The Hunt For Saddam

Search For Saddam Still Top American Priority

Nearly five months after President Bush declared victory in Iraq, a deadly guerrilla-style war is claiming the lives of more American soldiers every week.

And some of them are dying in the search for Saddam Hussein - one of the biggest and most frustrating manhunts in history.

The Pentagon contends it's turned Saddam into a powerless fugitive, but concedes he has managed to avoid all efforts to catch or kill him, including two surgical bombing attacks during the war.

To walk the ground and assess the situation, 60 Minutes II went to Iraq earlier this month - going to three cities, several military bases and into the field with U.S. combat troops.

And it saw, firsthand, that Saddam remains a top American priority. Correspondent Dan Rather reports.
When Dan Rather joined them in the Iraqi desert, members of the Army’s 4th Infantry Division, or 4th ID, were gearing up for their fourth Saddam mission - a raid Lt. Col. Nate Sassman says is called Operation Black Flag.

“The goal is to go after high value target No. 1 and No. 6 – No. 1 being, of course, Saddam Hussein, and No. 6 being General Izad Aldhuri,” says Sassman. “But beyond that, we suspect 30 to 40 possible Fedayeen Saddam, or perhaps Iranian terrorists, that have come across the border that are working in and around the area.”

Sassman's unit is at Samarra East, a former Iraqi fighter base about an hour’s drive from Saddam’s hometown of Tikrit. It's now an American base. When we arrived, 800 soldiers were preparing for a raid the next morning on a nearby town the soldiers said was the birthplace of Saddam's mother.

“We might not get Saddam, but we get somebody that’s connected to him, and I still think that’s getting us one step closer to bringing him in,” says Sassman.

Orders for the mission come from 4th ID headquarters in Tikrit, where the Army has seized control of a baroque and bizarre complex of 50 palaces Saddam built for himself. The 35-square-mile complex has been called Graceland on the Tigris, but it's a dangerous place. There are plenty of Saddam loyalists in this area, and the road from Baghdad is under frequent attack. Just last week, three soldiers were killed and two were wounded in an ambush nearby.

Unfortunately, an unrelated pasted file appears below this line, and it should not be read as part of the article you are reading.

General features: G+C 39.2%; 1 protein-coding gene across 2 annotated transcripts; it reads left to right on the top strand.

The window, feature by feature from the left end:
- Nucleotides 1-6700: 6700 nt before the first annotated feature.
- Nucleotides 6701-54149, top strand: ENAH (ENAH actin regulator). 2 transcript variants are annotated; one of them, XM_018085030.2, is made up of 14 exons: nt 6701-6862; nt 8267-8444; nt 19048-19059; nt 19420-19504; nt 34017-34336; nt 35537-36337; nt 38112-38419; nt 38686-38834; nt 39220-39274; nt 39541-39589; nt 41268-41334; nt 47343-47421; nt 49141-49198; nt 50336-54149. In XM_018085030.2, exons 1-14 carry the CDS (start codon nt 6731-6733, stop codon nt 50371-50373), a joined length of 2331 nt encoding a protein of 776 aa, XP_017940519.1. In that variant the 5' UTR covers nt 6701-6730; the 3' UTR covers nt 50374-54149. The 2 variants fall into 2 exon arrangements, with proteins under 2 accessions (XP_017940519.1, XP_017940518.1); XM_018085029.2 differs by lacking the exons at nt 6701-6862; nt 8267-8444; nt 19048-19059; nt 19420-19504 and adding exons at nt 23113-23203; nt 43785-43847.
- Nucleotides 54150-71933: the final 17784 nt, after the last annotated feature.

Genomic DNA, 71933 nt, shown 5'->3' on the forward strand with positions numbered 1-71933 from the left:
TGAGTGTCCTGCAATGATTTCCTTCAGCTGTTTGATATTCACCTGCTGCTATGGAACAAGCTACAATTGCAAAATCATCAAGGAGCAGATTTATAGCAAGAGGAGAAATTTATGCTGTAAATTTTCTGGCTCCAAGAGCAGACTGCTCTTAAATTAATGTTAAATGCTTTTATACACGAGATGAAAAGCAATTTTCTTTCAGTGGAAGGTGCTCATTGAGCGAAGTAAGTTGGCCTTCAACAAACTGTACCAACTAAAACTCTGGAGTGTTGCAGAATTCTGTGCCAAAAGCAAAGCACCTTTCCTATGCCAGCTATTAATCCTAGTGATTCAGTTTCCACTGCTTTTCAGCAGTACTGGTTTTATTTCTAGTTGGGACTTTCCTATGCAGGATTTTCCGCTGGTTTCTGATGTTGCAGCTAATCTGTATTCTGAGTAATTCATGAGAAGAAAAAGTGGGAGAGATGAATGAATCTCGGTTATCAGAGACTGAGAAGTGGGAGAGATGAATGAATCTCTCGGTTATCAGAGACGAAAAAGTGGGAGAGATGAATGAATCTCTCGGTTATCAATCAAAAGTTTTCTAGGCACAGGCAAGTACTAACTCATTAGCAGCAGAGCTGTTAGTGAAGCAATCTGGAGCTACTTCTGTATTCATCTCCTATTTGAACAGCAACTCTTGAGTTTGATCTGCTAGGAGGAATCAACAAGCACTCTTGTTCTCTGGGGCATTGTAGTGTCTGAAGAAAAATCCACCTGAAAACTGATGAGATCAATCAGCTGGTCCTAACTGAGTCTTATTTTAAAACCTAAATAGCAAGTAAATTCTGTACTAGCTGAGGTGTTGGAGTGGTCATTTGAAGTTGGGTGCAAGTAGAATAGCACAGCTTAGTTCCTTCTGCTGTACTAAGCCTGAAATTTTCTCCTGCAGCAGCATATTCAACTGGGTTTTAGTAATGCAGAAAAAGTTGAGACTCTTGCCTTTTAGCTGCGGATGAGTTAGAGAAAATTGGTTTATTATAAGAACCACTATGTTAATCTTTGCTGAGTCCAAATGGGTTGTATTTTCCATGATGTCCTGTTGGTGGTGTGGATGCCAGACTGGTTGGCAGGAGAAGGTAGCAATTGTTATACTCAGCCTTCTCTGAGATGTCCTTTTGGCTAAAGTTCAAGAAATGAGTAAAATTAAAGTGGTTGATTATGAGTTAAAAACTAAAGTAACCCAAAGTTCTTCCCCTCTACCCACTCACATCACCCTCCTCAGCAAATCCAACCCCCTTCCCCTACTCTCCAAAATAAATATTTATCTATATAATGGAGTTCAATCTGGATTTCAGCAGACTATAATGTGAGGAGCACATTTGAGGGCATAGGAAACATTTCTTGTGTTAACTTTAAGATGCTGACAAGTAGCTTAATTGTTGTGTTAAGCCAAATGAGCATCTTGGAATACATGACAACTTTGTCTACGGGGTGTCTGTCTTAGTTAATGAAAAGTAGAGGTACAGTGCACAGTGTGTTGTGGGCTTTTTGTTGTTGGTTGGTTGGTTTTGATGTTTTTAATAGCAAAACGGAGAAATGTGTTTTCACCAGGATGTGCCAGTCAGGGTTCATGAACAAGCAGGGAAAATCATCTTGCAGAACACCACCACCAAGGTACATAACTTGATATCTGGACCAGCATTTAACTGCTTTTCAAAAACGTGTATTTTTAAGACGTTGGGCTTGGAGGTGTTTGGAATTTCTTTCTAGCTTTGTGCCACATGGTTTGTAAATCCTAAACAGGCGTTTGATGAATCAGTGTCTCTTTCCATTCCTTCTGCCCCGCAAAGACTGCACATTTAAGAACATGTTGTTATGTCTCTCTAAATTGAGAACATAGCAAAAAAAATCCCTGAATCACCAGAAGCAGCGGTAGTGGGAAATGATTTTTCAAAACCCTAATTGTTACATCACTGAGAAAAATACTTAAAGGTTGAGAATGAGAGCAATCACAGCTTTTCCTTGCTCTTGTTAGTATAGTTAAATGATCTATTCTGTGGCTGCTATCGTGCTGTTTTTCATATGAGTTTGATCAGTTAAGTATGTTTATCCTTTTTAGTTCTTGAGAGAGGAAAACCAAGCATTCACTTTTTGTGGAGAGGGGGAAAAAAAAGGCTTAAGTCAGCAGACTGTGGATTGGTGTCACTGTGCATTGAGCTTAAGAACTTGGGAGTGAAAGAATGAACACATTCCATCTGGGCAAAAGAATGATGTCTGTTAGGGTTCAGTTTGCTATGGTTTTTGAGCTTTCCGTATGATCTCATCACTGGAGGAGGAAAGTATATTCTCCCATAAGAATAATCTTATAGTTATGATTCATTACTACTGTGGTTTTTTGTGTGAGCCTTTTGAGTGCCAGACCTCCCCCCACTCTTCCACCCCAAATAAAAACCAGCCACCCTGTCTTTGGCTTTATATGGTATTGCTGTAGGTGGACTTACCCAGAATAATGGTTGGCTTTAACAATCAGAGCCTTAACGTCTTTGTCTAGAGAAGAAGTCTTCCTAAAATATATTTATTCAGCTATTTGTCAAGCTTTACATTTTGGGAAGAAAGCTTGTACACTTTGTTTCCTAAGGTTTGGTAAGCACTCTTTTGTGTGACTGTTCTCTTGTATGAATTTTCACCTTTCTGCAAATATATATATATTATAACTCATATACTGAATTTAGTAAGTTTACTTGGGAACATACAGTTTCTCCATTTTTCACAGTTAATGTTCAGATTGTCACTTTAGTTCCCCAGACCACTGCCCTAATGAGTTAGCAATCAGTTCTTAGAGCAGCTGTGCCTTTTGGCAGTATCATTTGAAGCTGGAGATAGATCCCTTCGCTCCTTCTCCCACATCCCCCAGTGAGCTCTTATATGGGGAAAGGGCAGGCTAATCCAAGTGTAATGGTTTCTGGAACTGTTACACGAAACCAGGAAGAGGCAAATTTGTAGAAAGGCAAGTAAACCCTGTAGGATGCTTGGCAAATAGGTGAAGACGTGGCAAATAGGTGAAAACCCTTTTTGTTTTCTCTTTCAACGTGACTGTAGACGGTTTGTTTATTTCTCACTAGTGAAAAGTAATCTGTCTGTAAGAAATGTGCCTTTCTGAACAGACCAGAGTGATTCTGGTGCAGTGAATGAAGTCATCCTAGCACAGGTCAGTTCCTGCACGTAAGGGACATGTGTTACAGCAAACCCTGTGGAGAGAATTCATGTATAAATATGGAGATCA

Maj. Gen. Raymond Odierno said it's imperative to find Saddam, and he doesn’t think the deposed Iraqi leader can hide forever: “For him to continue to survive, he has to be 100 percent lucky and 100 percent accurate. If he makes any mistakes at all, I believe we have the intelligence collection, and we will react to that very quickly.”

With a $25 million reward on Saddam’s head, Odierno's soldiers have received hundreds of tips.

“I think at times he’s moving around, really every six to eight hours. And then there’s other times where he’ll get into a location and probably stay there for a bit longer period of time,” says Odierno, who believes Saddam is still alive and may be hiding in this area.

“This is where he has his base of support; this is where he has connections with tribal influences that have been here for a very, very long time - who understand the area."

While 60 Minutes II was in Iraq, the latest intelligence suggested that Saddam might be hiding in the mud huts of his mother's tribe in the Al Uzame River Valley.
Rather went along on the raid with the 4th ID, and when the units hit the ground, watched as soldiers seemed to get lost but then kept on going.

A lookout stood guard as the rest of his unit advanced toward the village. By breakfast time, it all seemed eerily peaceful. If anyone here knew the whereabouts of the Fedayeen or Saddam, they weren't letting on.

Col. Frederick Rudesheim had armored vehicles completely surround the village so no one could escape: “We don’t need anybody - and this is key - leaving. Anyone who tries to leave in the next 12 hours will be stopped.”

This area was one of the most dangerous parts of Iraq, so the team wasn't taking any chances.

It’s going well this morning, says Rudesheim: “We had an air assault that came in without a hitch into four separate locations simultaneously. We haven’t had any contact, no one has fired at us.”

An RPG, a rocket-propelled grenade, was the only weapon the soldiers found after searching all the houses. The man who had it hidden on a farm is being questioned. Three other men who tried to run away are also detained. And later, several more men were taken into custody. Rather was told tattoos on their hands indicated they might be Fedayeen Saddam, the dictator's most fanatical and loyal fighters.
When Rudesheim learned that a local sheikh knew Saddam, he decided to visit his house, several miles away down a dusty road. But the lead didn't go anywhere.

By the end of the day, the colonel and the 4th ID have precious little new information on the whereabouts of Saddam. In fact, since last spring, there’s been little progress anywhere in finding the former Iraqi president.